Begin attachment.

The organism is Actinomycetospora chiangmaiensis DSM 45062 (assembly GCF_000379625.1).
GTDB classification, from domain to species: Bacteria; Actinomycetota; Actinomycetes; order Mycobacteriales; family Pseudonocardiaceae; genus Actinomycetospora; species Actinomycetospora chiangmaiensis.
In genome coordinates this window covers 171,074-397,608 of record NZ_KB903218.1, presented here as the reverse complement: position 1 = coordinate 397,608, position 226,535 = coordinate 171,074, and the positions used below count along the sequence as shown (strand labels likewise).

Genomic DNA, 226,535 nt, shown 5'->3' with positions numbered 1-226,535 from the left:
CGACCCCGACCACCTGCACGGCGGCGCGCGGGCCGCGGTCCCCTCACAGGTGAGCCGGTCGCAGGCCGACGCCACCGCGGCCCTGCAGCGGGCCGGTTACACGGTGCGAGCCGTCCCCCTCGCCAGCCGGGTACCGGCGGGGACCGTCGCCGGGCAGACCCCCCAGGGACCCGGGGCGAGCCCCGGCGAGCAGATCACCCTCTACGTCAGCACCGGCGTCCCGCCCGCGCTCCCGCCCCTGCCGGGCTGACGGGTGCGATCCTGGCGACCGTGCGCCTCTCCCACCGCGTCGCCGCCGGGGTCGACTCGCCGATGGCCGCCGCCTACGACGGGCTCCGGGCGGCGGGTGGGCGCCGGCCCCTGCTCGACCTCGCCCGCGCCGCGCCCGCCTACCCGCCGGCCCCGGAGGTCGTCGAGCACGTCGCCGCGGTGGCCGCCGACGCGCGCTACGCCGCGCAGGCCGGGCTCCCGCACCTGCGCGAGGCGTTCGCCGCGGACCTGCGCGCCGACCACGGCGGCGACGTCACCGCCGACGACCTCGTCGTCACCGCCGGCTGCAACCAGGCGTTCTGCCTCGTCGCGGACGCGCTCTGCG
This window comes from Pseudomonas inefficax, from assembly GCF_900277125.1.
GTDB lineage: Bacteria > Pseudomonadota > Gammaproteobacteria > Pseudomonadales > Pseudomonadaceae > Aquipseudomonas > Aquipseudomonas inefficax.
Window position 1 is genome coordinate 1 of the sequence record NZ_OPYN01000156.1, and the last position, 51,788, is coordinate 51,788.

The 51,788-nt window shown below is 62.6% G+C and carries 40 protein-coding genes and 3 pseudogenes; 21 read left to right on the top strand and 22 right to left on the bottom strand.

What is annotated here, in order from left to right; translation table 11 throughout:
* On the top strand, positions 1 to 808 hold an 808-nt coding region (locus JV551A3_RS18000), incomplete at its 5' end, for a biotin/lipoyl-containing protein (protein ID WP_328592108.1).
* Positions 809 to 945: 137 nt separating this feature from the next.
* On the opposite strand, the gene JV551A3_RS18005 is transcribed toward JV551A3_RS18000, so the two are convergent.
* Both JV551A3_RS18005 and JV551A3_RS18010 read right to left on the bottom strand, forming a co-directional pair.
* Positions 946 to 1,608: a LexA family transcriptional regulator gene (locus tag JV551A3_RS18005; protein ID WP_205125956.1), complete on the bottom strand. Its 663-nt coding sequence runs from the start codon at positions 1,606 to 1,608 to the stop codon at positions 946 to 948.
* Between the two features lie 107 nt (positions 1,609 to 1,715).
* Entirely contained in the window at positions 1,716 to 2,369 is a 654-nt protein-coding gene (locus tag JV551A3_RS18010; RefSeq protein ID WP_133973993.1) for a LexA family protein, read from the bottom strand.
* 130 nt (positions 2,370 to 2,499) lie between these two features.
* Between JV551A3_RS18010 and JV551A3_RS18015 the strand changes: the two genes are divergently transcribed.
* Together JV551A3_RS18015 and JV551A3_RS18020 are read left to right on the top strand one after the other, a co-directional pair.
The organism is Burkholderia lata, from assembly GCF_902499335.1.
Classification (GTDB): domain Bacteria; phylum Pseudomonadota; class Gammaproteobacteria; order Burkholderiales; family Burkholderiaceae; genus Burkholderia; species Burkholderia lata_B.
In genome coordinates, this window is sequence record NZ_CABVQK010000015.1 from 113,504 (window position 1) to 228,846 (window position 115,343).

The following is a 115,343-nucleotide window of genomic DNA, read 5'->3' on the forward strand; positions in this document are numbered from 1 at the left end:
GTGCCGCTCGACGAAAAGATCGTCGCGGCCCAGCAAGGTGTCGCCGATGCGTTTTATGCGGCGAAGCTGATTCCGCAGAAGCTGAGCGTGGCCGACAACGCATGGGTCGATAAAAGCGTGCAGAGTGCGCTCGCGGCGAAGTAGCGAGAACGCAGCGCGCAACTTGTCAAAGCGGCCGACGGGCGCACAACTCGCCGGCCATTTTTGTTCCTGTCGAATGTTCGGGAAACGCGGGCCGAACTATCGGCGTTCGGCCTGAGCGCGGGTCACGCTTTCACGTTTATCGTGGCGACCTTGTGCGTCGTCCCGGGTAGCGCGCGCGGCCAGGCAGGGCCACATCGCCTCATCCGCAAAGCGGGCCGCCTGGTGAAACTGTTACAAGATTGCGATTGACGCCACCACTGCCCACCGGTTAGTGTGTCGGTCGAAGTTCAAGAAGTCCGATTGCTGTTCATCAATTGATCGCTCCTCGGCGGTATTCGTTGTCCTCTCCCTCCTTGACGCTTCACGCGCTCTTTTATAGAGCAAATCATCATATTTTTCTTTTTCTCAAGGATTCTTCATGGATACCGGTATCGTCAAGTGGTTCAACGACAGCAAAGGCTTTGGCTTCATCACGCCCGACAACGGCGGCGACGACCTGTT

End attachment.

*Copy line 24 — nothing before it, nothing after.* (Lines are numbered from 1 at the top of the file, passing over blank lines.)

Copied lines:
The following is a 115,343-nucleotide window of genomic DNA, read 5'->3' on the forward strand; positions in this document are numbered from 1 at the left end: